19. The method of claim 15, wherein said PBX phone network comprises of a first unit and a second unit and wherein further when one or more of said electronic equipment is within communication range of more than one of said units, said mapping step further includes the step of determining a specific location of said electronic equipment utilizing triangulation.
20. The method of claim 16, said data processing system being a stand alone data processing system and further comprising:
providing a device to wake up said data processing system without connecting to said phone unit or said data processing system, wherein said device is tuned to listen for an audible phone ring, and contains a timer utilized to wake up said data processing system;
activating said device by providing said audible phone ring; and
waking up said data processing system utilizing said device.
21. A computer program product for implementing a server function to map a location of an electronic equipment with audio capabilities in a defined area, said defined area containing a PBX phone network with individual phone units capable of being in a listening mode while on-hook and each having known physical locations, said program product comprising:
a computer readable medium; and
program instructions for:
triggering said electronic equipment to instantiate audible transmission of a unique signature of said electronic equipment, wherein said transmission is audible within a radius of said electronic equipment in which at least one of said individual phone units is located;
monitoring said defined area via said individual phone units for said unique signature;
determining which of said individual phone units heard said unique signature, wherein only particular phone units within said radius of said electronic equipment is capable of hearing said unique signature; and
mapping the physical location of said electronic equipment to said known physical location of the individual phone unit that heard said unique signature, wherein when one or more of said electronic equipment is within communication range of more than one of said phone units, said mapping instructions determines a specific location of said electronic equipment utilizing triangulation.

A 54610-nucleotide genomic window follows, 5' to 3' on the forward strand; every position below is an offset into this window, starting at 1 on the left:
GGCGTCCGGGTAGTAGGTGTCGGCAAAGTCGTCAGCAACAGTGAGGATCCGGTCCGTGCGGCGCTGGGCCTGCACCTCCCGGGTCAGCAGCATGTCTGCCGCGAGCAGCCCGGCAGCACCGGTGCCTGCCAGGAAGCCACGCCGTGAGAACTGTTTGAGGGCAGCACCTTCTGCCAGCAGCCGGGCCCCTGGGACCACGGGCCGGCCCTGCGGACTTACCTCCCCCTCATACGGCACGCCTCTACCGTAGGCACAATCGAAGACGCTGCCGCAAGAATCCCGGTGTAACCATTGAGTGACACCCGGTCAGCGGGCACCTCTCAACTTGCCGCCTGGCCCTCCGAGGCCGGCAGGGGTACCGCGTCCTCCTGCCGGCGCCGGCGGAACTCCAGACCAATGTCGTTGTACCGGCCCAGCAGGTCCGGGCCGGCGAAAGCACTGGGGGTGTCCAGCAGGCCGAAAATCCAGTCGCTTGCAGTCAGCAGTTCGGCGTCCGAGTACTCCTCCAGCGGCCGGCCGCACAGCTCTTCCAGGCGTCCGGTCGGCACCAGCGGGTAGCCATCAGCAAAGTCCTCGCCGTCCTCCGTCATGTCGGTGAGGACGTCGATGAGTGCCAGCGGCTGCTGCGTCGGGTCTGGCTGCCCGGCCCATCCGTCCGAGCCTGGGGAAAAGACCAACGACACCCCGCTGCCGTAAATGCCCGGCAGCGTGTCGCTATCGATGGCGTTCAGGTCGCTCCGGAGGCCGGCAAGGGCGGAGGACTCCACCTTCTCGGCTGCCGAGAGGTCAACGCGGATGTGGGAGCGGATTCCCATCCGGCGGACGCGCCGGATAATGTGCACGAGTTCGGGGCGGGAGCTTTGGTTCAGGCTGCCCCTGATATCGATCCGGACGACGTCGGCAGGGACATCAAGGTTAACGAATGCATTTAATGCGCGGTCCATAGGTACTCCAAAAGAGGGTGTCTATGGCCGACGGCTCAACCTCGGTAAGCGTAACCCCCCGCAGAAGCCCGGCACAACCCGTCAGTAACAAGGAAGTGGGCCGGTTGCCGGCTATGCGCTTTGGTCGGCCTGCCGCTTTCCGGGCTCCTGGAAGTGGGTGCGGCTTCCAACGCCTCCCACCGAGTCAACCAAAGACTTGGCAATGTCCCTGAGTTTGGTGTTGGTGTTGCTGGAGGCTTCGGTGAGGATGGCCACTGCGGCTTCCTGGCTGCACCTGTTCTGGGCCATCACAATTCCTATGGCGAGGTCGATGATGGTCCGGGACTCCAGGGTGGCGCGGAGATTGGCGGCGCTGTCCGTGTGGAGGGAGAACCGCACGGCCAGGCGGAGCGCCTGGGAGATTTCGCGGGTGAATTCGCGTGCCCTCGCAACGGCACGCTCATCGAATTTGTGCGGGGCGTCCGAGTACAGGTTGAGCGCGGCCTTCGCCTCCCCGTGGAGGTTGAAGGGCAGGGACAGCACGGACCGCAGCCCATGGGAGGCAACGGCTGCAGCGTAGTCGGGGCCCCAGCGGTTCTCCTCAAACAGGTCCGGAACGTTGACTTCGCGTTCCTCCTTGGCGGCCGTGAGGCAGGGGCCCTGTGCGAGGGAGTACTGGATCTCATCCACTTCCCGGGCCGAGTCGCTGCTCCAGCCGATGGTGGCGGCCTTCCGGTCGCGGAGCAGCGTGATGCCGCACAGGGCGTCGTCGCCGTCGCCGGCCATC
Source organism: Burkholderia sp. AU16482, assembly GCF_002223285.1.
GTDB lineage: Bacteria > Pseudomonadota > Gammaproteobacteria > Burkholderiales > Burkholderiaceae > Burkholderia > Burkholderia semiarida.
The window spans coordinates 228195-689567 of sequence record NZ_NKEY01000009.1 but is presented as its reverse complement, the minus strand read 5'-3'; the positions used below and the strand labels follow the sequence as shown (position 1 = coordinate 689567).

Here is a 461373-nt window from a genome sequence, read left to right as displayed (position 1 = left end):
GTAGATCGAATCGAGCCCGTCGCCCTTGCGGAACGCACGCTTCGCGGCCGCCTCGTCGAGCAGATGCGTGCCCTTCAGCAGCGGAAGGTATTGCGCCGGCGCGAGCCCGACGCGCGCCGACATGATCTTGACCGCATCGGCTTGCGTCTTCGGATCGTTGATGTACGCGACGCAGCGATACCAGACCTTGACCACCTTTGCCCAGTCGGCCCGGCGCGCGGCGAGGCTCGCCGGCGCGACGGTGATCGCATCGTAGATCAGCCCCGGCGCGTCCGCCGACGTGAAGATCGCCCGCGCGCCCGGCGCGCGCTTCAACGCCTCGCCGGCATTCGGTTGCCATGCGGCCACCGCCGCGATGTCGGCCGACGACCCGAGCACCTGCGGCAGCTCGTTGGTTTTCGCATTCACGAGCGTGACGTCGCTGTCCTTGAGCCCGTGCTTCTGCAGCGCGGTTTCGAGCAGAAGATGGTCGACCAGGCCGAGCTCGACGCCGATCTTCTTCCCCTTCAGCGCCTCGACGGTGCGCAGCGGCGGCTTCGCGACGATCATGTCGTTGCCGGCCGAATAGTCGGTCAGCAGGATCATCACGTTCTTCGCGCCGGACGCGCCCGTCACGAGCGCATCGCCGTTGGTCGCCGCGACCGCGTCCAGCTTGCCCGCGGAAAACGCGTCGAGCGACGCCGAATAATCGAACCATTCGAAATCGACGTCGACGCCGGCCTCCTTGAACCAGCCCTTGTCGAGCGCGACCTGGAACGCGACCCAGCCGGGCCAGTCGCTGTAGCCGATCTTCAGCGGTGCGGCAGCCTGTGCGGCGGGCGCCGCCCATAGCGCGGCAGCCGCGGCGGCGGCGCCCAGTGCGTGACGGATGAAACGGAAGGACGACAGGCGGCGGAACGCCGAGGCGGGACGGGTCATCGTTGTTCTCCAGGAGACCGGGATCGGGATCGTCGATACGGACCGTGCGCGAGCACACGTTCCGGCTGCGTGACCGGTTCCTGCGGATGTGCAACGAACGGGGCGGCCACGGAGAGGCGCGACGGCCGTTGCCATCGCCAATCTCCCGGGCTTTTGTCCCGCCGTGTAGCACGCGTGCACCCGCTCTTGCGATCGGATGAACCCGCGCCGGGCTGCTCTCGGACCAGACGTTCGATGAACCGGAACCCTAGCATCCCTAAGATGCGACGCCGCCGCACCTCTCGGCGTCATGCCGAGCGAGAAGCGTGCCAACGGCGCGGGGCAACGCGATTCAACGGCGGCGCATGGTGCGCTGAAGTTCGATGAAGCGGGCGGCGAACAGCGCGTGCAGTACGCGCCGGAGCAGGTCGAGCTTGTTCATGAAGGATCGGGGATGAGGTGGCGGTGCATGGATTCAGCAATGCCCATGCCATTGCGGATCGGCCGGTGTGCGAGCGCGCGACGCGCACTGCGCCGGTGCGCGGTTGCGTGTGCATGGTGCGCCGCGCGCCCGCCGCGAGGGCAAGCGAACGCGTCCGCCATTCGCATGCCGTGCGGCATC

22. The computer program product of claim 21, wherein:
said electronic equipment is a data processing system that is connected to a network, said mapping is completed by a server of said network, and said unique signature transmitted includes an Internet Protocol (IP) address; and
said program instructions further comprises instructions for messaging via said IP address to said data processing system to stop transmitting said unique signature once a location of said data processing system is determined.
Description
BACKGROUND OF THE INVENTION

1. Field of the Invention

The present invention relates in general to internal system administration utilizing a data processing system and in particular to an automated mapping system to find the location of electronic equipment located within a defined area. Still more particularly, the present invention relates to a system and method for determining the physical location of electronic equipment in a defined area utilizing a server network comprising of a data processing system and a phone network or electromagnetic frequency (EMF) equipment.

2. Description of the Related Art

Personal data processing systems have attained widespread utilization for providing computing power to many segments of today's modern society. Personal data processing systems include a desk top, floor standing, or portable microcomputer that consists of a system unit having at least one system processor and associated volatile and non-volatile memory, a display monitor, a keyboard,.one or more diskette drives, a fixed disk storage, and an optional printer. These systems are designed primarily to give independent computing power to a single user and are inexpensively priced for purchase by individuals or small businesses.

Typically, a business is located within a physical facility or structure and has many data processing systems distributed throughout various locations within the physical facilities. Keeping track of the physical location of each data processing system is difficult. The difficulty in maintaining an accurate record of each data processing system's current physical location greatly increases as the number of data processing systems increases. Contributing to this problem is the likelihood that at least some of these computer systems will be moved from one location to another.

Significant costs are associated with asset tracking of data processing systems in a large business environment. Presently, this tracking is implemented manually with runners locating and inventorying each individual system. Not only is this method inefficient, but it is also extremely costly.

Often data processing systems are interlinked to form a network. These locally controlled networks known also as local area networks (LAN) typically consist of a server which acts as the administrator or brain of the network. The individual data processing units are linked to the server via a line connection such as an ethernet connection. The general setup of a LAN is well known in the art.

In networked data processing systems, each network server and interlinked data processing unit is associated with a unique address. This address is the Internet Protocol (IP) address. This address allows for communication between the data processing systems. The IP address of the data processing system is not associated with a physical location. Therefore, if the data processing system is moved to a new physical location, its IP address may remain the same, but the record of the physical location of the data processing system becomes inaccurate.